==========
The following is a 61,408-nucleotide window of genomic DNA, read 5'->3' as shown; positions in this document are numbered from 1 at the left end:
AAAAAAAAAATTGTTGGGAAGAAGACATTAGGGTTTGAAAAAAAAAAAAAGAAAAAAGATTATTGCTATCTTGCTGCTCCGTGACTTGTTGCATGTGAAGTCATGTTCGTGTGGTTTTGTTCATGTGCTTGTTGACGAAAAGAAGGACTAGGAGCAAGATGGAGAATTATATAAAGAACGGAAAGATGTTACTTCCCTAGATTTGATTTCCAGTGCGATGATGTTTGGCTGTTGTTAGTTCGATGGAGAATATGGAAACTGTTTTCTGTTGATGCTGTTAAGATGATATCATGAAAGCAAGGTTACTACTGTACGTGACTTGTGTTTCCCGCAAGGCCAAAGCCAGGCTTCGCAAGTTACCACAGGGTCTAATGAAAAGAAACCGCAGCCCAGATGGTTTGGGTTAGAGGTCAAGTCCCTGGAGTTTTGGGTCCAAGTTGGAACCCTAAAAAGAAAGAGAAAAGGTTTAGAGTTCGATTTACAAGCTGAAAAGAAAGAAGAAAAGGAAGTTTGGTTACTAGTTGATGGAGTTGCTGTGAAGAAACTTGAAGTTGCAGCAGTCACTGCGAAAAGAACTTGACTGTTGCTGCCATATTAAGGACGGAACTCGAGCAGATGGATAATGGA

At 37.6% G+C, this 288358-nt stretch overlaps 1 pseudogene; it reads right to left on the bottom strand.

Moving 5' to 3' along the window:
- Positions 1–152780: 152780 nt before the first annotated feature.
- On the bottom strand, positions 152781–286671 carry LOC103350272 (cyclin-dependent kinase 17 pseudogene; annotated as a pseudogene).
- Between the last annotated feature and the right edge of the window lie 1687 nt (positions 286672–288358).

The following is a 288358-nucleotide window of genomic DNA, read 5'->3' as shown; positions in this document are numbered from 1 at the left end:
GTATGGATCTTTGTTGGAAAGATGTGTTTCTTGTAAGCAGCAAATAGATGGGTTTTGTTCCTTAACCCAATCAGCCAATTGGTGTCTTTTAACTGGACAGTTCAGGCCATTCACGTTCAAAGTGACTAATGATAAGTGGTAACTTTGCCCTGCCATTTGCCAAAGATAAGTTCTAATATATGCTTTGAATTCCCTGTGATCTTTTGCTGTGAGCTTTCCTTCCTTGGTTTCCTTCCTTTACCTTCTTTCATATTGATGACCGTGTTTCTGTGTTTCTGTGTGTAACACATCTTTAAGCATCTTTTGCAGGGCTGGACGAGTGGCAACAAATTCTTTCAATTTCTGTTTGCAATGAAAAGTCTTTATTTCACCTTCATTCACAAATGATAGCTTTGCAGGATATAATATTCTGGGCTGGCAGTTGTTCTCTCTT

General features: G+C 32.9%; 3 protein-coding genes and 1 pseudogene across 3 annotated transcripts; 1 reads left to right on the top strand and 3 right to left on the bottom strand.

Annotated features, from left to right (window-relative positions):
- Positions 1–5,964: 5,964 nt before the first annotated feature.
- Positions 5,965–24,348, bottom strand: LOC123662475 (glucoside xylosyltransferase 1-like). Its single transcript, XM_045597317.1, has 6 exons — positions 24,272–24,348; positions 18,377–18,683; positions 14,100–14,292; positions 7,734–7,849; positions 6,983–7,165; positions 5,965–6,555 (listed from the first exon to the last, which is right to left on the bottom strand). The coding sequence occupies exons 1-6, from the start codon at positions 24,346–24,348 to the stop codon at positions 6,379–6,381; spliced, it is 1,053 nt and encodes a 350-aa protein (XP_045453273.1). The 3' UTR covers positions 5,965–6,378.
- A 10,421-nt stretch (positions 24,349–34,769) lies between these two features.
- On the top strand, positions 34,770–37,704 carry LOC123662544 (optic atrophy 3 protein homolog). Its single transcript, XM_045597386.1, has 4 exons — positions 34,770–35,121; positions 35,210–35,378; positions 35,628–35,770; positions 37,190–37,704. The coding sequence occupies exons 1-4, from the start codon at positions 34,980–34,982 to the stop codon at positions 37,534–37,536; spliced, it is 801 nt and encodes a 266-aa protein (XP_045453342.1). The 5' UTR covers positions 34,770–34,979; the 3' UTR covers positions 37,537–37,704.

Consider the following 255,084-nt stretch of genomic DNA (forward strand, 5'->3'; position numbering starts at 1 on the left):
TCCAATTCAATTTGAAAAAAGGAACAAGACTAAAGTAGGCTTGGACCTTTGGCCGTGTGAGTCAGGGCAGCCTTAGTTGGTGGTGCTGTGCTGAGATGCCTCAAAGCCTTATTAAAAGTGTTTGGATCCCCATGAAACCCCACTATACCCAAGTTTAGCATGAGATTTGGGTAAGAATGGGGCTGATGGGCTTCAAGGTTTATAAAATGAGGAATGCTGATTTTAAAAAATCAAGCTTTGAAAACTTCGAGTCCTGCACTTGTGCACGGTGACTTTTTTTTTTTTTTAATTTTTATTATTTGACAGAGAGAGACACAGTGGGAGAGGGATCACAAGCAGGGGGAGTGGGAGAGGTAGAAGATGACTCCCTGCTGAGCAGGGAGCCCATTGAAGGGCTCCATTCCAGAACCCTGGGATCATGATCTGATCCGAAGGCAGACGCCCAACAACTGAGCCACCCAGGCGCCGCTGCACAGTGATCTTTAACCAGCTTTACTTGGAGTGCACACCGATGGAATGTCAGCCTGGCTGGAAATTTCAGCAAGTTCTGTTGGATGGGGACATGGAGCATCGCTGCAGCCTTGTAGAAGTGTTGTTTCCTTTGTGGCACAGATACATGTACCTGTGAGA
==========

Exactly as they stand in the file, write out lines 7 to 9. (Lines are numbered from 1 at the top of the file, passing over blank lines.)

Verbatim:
- Between the last annotated feature and the right edge of the window lie 1687 nt (positions 286672–288358).

The following is a 288358-nucleotide window of genomic DNA, read 5'->3' as shown; positions in this document are numbered from 1 at the left end:
GTATGGATCTTTGTTGGAAAGATGTGTTTCTTGTAAGCAGCAAATAGATGGGTTTTGTTCCTTAACCCAATCAGCCAATTGGTGTCTTTTAACTGGACAGTTCAGGCCATTCACGTTCAAAGTGACTAATGATAAGTGGTAACTTTGCCCTGCCATTTGCCAAAGATAAGTTCTAATATATGCTTTGAATTCCCTGTGATCTTTTGCTGTGAGCTTTCCTTCCTTGGTTTCCTTCCTTTACCTTCTTTCATATTGATGACCGTGTTTCTGTGTTTCTGTGTGTAACACATCTTTAAGCATCTTTTGCAGGGCTGGACGAGTGGCAACAAATTCTTTCAATTTCTGTTTGCAATGAAAAGTCTTTATTTCACCTTCATTCACAAATGATAGCTTTGCAGGATATAATATTCTGGGCTGGCAGTTGTTCTCTCTT